Gazette opinion: Reflecting on Blackpool FC's momentous homecoming
I witnessed a touching moment just minutes before the game was due to kick-off on Saturday, when two middle-aged men shared an embrace.
I didn’t have to overhear their conversation to know what had just happened. The pair, who had probably not seen each other for four years, were finally united back inside their rightful home.
That, for me, summed up the occasion before the match had even got underway: Blackpool as one again.
If I didn’t have a lump in my throat at that point, I certainly did when the ground fell silent to impeccably observe a minute’s silence to remember those supporters who passed away during the boycott. Unfortunately many fans never got to see the day when Bloomfield Road was full again.
There were 15,871 fans crammed into the stadium - a figure about five times above the average home attendance - with every seat being filled apart from those spare ones in the away end.
It was a day where years of pent-up anger, frustration and distress came to the fore - a carnival atmosphere signalling the end of the despised Oyston regime and the beginning of a new dawn.
Blackpool Football Club has had some momentous days in its long, proud history; the FA Cup final win in 53’; the promotion to the Premier League in 2010; the High Court verdict in 2017 and most recently of all; the appointment of a receiver and a new board to spell the end of more than 30 years of hurt and shame.
This occasion is right up there with the rest of them.
The overriding feeling of celebration was evident hours before the fans even entered the ground, with supporters packing out the nearby pubs and congregating at Blackpool Tower to embark on a party parade.
Supporters were joyous and jubilant, revelling in a moment many of them thought might never happen.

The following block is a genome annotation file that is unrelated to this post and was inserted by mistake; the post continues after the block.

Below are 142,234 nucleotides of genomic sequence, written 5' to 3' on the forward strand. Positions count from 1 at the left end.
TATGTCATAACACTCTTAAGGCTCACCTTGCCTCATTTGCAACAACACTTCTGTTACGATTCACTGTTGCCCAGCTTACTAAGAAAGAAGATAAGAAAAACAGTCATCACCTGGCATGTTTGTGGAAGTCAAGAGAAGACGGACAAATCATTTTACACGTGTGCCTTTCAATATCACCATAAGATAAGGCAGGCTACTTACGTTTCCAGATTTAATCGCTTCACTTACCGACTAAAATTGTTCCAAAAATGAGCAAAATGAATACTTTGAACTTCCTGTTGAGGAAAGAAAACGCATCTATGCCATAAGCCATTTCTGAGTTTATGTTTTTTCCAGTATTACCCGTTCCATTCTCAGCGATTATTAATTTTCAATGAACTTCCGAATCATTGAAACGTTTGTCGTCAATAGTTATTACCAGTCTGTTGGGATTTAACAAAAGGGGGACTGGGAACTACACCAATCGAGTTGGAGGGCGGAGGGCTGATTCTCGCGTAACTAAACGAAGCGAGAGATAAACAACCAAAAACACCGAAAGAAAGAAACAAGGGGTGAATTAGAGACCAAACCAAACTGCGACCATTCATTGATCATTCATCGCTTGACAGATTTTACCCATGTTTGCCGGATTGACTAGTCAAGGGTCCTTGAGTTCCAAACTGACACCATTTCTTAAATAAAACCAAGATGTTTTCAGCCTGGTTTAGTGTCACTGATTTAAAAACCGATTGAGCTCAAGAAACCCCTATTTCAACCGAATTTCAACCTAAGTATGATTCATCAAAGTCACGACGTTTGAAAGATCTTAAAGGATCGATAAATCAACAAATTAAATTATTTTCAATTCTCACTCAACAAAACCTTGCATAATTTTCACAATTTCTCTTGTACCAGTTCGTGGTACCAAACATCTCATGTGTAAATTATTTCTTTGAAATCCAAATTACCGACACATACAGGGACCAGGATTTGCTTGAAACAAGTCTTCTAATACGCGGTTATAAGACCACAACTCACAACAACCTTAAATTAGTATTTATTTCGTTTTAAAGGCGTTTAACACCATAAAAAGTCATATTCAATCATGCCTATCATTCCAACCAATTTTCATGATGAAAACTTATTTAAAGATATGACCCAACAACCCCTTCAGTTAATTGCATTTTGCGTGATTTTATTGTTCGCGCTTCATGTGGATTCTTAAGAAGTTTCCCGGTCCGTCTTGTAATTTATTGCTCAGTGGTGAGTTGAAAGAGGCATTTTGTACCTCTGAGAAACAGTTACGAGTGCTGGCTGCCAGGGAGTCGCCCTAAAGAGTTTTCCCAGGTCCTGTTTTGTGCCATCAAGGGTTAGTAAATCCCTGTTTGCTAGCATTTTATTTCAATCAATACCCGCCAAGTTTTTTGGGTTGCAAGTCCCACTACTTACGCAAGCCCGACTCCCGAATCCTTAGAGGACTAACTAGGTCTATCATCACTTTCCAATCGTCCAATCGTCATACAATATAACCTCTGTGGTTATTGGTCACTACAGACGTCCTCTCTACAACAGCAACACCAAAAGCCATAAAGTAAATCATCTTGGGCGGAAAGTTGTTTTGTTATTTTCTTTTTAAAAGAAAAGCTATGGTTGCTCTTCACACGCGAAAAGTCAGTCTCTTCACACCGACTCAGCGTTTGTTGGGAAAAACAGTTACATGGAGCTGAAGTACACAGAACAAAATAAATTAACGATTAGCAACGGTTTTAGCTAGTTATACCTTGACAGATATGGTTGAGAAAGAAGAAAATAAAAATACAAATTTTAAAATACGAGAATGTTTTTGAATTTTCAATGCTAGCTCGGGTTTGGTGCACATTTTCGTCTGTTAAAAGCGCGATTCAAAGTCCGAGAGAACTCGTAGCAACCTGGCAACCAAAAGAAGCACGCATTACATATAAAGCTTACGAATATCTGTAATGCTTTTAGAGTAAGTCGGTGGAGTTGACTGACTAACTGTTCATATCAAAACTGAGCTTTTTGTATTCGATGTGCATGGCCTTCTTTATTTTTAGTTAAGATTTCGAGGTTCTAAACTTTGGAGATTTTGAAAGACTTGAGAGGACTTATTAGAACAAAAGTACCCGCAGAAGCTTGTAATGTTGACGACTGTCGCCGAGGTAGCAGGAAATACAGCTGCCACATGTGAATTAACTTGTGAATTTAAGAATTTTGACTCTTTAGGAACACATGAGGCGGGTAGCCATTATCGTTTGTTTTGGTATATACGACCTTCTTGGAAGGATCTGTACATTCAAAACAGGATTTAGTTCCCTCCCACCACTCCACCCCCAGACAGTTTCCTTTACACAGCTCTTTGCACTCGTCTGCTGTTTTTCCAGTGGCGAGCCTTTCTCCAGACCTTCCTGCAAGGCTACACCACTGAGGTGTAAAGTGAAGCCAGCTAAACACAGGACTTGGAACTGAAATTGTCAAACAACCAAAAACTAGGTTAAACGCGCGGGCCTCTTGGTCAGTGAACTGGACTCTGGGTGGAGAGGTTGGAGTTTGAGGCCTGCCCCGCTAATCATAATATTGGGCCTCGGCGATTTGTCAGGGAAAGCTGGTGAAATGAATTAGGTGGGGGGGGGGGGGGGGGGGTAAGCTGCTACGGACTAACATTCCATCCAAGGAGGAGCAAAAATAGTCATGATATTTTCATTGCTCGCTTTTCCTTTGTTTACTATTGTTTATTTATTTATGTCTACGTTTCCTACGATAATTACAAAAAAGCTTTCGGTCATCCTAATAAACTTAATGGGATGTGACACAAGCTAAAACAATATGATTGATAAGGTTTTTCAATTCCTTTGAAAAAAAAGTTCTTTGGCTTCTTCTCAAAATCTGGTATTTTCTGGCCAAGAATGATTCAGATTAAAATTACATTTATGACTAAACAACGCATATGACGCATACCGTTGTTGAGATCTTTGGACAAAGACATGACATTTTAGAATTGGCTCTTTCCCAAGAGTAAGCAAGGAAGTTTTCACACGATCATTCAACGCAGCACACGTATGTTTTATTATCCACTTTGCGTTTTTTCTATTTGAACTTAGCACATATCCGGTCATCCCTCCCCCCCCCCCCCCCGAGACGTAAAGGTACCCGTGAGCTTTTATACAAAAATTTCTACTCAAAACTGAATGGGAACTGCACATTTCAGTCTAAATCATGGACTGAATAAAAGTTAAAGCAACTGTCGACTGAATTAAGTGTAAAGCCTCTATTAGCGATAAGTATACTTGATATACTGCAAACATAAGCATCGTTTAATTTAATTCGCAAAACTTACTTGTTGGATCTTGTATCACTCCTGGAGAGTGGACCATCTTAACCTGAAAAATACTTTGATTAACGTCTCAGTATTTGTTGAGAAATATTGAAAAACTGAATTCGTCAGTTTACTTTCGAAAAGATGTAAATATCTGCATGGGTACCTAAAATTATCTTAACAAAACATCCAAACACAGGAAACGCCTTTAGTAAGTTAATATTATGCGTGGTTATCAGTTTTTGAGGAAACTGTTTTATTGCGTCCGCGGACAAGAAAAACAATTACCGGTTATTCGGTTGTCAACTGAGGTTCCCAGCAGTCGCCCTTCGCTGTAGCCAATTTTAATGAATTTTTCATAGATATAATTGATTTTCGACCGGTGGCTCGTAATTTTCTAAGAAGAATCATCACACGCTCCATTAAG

There were fears the day might be dampened by the forecasted rain, but we needn’t have worried. Instead, the sun shone down brightly on Blackpool, which had been transformed into a sea of tangerine.
There was barely a dry eye inside Bloomfield Road when the teams emerged to an almighty roar prior to kick-off - and that was just for the warm-up!
Exiled fans have constantly reminded me of what I should expect when I heard the famous Blackpool roar for the first time. Let’s just say it didn’t disappoint.
The drama that ensued in the following couple of hours fit the occasion. Blackpool battled, they fought and their never-say-die attitude was rewarded in the sixth and final minute of stoppage time, when an own goal earned them a point.
While most agreed the game itself was largely irrelevant in the grand scheme of things, the result did end up dragging Blackpool a point closer to the play-offs ahead of Tuesday night’s clash against promotion rivals Doncaster Rovers.
The last-ditch goal sparked wild scenes of celebrations, with some of that excitement spilling out onto the pitch.
That was more to do with a release of four years of hurt than anything else, there was no malicious intent.
It wasn’t helped that fans had already started to gather by the concourses beside the pitch, ready to trudge home after a disappointing defeat.
But the elation of that dramatic, last-gasp leveller took those fans onto the field of play, where they hugged and mobbed their new heroes, the Blackpool players that ran straight to the South-East corner where supporters had already assembled near the corner flag. For others, that was the green light to join in.
It shouldn’t have happened, but I’m sure those fans can be forgiven for their mishap when they were clearly overcome with emotion.
Everyone was, because this was a day that will never be forgotten. This wasn’t just a draw with a mid-table third tier side, this was a day when Blackpool returned for good.